How are African startups performing, compared with their counterparts on the programme?
Over the last couple of years, we have witnessed that African startups take home some of the biggest prizes at the Seedstars summits.
I believe that it’s a testament to the fact that Africa is indeed producing ventures that can compete on the global stage and do well at all levels of their businesses.
However, it is also a bit of a numbers game, and we are excited about sourcing even more entrepreneurs, especially the ones that are more mature and ready to scale.
But the challenge that remains unaddressed is that although this is the land of untapped opportunities, there are still a lot of risks related to the socio-economic instability. Moreover, potential investors do not always fully understand the complex dynamics and cultural specialities of each country in the region.
But we are already working on tackling those challenges, and as an example here is the launch of $100-million Seedstars Africa Ventures investment fund this spring.
Seedstars is now looking to increase the number of women-founded startups selected and the number of women mentors and judges. What is the idea here?
We are not putting quotas on the number of women-founded startups that need to be selected in our programme, however, we are working very hard with the different teams and partners in figuring out how best to get more women-led businesses because they simply are the best (see this story).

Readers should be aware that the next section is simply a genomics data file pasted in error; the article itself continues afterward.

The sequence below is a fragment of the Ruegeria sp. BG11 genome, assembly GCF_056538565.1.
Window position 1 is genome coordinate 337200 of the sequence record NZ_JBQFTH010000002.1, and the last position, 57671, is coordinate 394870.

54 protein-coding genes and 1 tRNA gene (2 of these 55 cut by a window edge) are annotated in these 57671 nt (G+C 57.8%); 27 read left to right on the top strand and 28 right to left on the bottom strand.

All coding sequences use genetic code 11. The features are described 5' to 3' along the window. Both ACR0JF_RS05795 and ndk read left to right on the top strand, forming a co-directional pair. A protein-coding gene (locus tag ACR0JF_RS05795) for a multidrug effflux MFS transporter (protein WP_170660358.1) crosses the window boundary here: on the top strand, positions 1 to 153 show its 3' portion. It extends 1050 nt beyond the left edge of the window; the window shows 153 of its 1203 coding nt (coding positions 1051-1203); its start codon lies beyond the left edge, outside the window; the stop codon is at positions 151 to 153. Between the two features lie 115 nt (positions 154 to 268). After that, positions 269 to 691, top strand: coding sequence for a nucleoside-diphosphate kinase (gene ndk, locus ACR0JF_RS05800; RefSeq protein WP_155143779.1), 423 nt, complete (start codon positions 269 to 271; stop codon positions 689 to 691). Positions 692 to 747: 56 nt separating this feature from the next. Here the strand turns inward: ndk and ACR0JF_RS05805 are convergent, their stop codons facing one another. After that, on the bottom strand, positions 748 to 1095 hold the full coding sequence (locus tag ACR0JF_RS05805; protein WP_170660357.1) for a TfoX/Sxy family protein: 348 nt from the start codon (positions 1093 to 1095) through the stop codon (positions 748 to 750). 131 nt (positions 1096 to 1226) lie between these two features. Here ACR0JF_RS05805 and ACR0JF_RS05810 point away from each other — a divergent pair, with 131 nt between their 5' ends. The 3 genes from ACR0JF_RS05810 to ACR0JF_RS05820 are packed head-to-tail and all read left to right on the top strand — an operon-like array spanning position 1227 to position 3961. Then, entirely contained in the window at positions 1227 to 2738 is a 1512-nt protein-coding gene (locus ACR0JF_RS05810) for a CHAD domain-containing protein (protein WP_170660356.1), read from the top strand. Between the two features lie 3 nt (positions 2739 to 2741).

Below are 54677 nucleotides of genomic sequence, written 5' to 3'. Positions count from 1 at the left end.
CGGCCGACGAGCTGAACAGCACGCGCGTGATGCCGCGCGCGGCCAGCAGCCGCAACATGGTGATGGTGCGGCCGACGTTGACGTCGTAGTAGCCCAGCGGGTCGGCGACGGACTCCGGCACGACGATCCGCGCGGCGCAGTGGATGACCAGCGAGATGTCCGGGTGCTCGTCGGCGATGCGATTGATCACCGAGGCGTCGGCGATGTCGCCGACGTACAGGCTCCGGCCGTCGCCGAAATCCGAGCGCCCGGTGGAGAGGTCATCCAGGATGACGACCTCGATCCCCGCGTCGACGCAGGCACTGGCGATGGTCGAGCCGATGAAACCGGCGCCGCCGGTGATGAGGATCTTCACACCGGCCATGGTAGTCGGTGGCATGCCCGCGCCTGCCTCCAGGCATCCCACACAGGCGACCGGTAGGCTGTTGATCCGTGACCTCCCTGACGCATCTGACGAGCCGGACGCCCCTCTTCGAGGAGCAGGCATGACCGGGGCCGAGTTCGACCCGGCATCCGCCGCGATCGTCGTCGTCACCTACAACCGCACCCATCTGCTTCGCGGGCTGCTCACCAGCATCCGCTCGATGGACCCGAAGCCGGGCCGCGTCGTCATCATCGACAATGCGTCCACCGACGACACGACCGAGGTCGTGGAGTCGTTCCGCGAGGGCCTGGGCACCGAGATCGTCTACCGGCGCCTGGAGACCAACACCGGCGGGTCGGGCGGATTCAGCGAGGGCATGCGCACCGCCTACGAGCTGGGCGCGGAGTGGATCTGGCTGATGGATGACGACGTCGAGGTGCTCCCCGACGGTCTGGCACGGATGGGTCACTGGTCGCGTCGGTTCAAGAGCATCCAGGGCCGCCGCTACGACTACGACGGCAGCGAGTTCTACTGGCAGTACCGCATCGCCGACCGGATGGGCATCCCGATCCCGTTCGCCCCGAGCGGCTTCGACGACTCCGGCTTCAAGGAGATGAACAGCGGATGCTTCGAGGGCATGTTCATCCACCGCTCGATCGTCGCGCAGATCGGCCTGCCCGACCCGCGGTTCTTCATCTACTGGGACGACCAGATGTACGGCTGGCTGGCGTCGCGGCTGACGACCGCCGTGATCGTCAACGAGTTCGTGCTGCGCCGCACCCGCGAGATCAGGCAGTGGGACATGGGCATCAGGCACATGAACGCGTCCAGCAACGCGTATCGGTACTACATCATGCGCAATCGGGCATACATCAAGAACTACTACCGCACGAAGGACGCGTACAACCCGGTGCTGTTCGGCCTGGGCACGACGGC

We are looking at the whole funnel from sourcing and screening to selecting the companies and trying to highlight our pitfalls and experiment on ways to get more and better women-founded businesses involved.
This means we need to figure out how best we can serve the community of women-led businesses already existing and how best to participate in building more women-founded businesses. And for that, we are testing new sourcing channels, new ways to communicate (as simple as changing the wording of our communication) to organising specific training programmes and more personalised meetings to support the next generation.
With regards to getting more women stakeholders (mentors, jury, speakers etc) onto the programme, this is another action we believe will have an impact in the mid-term, as the selection of the startups will be more diverse if we have a more diverse representation across all communities involved in building such an ecosystem.
In 2018, we got a chance to meet extraordinary womenpreneurs and leaders of companies such as Cowtribe, Bluewave, Medsaf, MyFoodness who not only build efficient solutions for their societies but serve as an inspiring example for women and girls in Africa.